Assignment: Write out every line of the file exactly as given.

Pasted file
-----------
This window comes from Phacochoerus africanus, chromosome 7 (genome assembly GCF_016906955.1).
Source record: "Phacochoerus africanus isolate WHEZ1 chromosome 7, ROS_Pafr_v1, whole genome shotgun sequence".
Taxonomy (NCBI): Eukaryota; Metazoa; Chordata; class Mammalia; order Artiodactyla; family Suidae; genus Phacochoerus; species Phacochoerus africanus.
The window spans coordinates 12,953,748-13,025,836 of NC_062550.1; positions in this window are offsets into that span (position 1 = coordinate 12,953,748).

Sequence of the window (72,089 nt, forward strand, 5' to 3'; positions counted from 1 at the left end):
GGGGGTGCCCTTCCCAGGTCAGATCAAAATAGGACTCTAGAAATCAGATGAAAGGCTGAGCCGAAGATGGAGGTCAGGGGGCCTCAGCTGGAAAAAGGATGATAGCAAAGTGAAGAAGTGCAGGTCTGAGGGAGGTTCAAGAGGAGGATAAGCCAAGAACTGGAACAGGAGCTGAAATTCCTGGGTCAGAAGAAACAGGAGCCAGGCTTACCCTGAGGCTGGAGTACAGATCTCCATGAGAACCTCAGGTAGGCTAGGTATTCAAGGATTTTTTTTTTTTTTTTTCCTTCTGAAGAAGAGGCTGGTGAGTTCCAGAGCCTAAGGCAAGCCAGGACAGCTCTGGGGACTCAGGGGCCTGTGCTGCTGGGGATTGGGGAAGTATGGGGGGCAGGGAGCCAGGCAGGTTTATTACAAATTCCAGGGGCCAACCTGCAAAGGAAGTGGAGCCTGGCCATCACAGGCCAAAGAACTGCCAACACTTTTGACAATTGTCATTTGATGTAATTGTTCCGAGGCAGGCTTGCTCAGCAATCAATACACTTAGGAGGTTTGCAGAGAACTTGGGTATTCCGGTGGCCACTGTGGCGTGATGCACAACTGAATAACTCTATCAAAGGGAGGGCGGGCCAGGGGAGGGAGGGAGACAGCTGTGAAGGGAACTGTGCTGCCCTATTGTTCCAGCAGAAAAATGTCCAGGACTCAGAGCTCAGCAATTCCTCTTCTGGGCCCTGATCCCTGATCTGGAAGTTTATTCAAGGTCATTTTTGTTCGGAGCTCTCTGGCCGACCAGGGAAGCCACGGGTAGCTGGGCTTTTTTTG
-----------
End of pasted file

This window comes from Phacochoerus africanus, chromosome 7 (genome assembly GCF_016906955.1).
Source record: "Phacochoerus africanus isolate WHEZ1 chromosome 7, ROS_Pafr_v1, whole genome shotgun sequence".
Taxonomy (NCBI): Eukaryota; Metazoa; Chordata; class Mammalia; order Artiodactyla; family Suidae; genus Phacochoerus; species Phacochoerus africanus.
The window spans coordinates 12,953,748-13,025,836 of NC_062550.1; positions in this window are offsets into that span (position 1 = coordinate 12,953,748).

Sequence of the window (72,089 nt, forward strand, 5' to 3'; positions counted from 1 at the left end):
GGGGGTGCCCTTCCCAGGTCAGATCAAAATAGGACTCTAGAAATCAGATGAAAGGCTGAGCCGAAGATGGAGGTCAGGGGGCCTCAGCTGGAAAAAGGATGATAGCAAAGTGAAGAAGTGCAGGTCTGAGGGAGGTTCAAGAGGAGGATAAGCCAAGAACTGGAACAGGAGCTGAAATTCCTGGGTCAGAAGAAACAGGAGCCAGGCTTACCCTGAGGCTGGAGTACAGATCTCCATGAGAACCTCAGGTAGGCTAGGTATTCAAGGATTTTTTTTTTTTTTTTTCCTTCTGAAGAAGAGGCTGGTGAGTTCCAGAGCCTAAGGCAAGCCAGGACAGCTCTGGGGACTCAGGGGCCTGTGCTGCTGGGGATTGGGGAAGTATGGGGGGCAGGGAGCCAGGCAGGTTTATTACAAATTCCAGGGGCCAACCTGCAAAGGAAGTGGAGCCTGGCCATCACAGGCCAAAGAACTGCCAACACTTTTGACAATTGTCATTTGATGTAATTGTTCCGAGGCAGGCTTGCTCAGCAATCAATACACTTAGGAGGTTTGCAGAGAACTTGGGTATTCCGGTGGCCACTGTGGCGTGATGCACAACTGAATAACTCTATCAAAGGGAGGGCGGGCCAGGGGAGGGAGGGAGACAGCTGTGAAGGGAACTGTGCTGCCCTATTGTTCCAGCAGAAAAATGTCCAGGACTCAGAGCTCAGCAATTCCTCTTCTGGGCCCTGATCCCTGATCTGGAAGTTTATTCAAGGTCATTTTTGTTCGGAGCTCTCTGGCCGACCAGGGAAGCCACGGGTAGCTGGGCTTTTTTTG